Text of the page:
12A.6 Horizontal Organization of Precipitating Systems and Its Relationship to Synoptic and Thermodynamic Conditions during NAME

Friday, 10 August 2007: 9:30 AM
Hall A (Cairns Convention Center)
Gustavo Pereira, Colorado State University, Fort Collins, CO; and S. A. Rutledge

One of the main scientific objectives of the North American Monsoon Experiment (NAME) is to achieve a better understanding and more realistic numerical simulations of warm season convective processes in complex terrain (Higgins et al., 2004). Rogers and Johnson (2007) have hypothesized that gulf surges, an important mechanism for moisture transport into the US desert southwest, may be initiated by convective downdrafts impigining on nocturnal inversions in the region. The strength of convective downdrafts, as well as other storm thermodynamic and kinematic properties, such as heat and momentum transport, is strongly correlated with the horizontal structure of precipitating systems. For instance, mesoscale convective systems tend to heat the upper-levels more efficiently due to their larger stratiform areas compared to isolated convective systems; and LeMone et al. (1984) showed that features with linear organization tend to consistently increase momentum at upper and low levels. The frequency of occurrence of mesoscale convective systems and smaller unorganized features over the NAME region is not well known and understanding these statistics is of paramount importance for operational forecasting and cloud modeling.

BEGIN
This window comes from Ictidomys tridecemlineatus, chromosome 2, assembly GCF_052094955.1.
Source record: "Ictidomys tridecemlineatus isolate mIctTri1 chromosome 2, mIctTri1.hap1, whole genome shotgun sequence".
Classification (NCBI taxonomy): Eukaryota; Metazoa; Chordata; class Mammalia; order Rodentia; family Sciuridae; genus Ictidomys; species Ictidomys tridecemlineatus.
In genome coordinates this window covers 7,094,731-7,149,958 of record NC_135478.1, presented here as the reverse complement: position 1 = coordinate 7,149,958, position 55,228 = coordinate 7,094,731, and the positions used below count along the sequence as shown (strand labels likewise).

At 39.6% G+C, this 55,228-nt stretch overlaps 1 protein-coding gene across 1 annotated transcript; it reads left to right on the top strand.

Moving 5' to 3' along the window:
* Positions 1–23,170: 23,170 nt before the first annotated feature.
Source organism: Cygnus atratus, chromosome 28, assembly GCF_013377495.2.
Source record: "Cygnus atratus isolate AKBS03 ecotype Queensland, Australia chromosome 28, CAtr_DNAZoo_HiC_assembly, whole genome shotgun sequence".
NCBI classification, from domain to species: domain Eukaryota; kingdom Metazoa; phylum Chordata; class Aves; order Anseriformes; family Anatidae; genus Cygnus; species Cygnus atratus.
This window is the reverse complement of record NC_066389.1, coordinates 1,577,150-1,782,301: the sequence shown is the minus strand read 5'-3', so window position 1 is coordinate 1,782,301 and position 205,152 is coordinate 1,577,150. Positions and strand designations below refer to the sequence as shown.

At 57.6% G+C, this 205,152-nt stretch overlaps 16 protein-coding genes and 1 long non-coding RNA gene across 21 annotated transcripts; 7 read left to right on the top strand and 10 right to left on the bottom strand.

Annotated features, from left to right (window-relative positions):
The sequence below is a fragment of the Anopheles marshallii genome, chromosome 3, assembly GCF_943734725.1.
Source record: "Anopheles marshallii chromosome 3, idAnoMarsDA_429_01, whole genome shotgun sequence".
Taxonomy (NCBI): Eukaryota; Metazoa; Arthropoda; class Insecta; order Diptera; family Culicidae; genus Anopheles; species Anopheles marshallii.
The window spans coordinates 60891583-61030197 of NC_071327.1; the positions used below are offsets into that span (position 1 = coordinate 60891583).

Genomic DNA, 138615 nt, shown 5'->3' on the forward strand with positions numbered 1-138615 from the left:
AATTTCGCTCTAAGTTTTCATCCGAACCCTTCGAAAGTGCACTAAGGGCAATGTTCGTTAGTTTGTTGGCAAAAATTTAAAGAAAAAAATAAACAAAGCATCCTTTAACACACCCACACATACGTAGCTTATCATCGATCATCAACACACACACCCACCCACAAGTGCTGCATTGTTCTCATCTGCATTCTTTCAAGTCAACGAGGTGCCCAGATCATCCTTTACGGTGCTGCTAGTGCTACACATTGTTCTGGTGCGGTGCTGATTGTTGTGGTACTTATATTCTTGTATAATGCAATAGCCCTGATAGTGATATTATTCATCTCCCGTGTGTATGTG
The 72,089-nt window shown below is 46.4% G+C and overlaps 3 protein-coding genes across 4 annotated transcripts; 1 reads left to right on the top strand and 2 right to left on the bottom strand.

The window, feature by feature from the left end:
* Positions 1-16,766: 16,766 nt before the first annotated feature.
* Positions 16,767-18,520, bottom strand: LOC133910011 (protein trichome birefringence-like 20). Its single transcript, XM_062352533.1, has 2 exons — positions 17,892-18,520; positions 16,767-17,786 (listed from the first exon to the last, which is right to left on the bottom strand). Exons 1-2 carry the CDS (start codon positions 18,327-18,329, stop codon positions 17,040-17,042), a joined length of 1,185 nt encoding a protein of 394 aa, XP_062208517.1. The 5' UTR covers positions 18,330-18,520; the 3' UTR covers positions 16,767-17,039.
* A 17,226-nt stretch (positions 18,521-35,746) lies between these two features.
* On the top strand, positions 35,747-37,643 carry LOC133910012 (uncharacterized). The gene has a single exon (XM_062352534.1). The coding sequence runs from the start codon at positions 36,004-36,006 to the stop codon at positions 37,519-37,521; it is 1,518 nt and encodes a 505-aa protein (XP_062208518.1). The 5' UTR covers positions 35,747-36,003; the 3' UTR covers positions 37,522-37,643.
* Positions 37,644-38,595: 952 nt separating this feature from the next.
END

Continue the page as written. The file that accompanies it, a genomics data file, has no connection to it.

The horizontal organization of precipitating systems during NAME is examined in this study using composite data from three radars located near the Gulf of California (GoC). The horizontal structure of these precipitating features is examined in terms of horizontal scale (mesoscale or sub-mesoscale) and morphology (linear or non-linear), following Rickenbach and Rutledge (1998). In addition to documenting the frequency of occurrence, rainfall production and convective fractions of these organizational modes, this study focuses on the relationship between the organizational modes and the synoptic and thermodynamic conditions in the south-central part of the GoC using the CSU-NAME upper-air and surface gridded analyses and the North American Regional Reanalysis (NARR). The parameters used to assess the synoptic and thermodynamic conditions in the region include easterly wave phases, general propagation direction, convective available potential energy, vertical wind shear and bulk richardson number. More than 100,000 precipitation features were examined in this study, and while sub-mesoscale non-linear features are the overwhelmingly dominant mode of organization, only 30% of the total rainfall is associated with this group. The majority (63%) of the total rainfall generated during NAME was associated with large and organized, mesoscale linear features. Preliminary results also indicate that different phases of the easterly waves passing south of the NAME radar composite domain do not significantly modulate the amount of either the rainfall in the GoC region or the frequency of occurrence of the different organization modes examined in our study. However, the preliminary results indicated that easterly waves may actually play a role in enhancing precipitation in different parts of this study's domain (i.e. the Baja Peninsula, the coast and the Sierra Madre Occidental).

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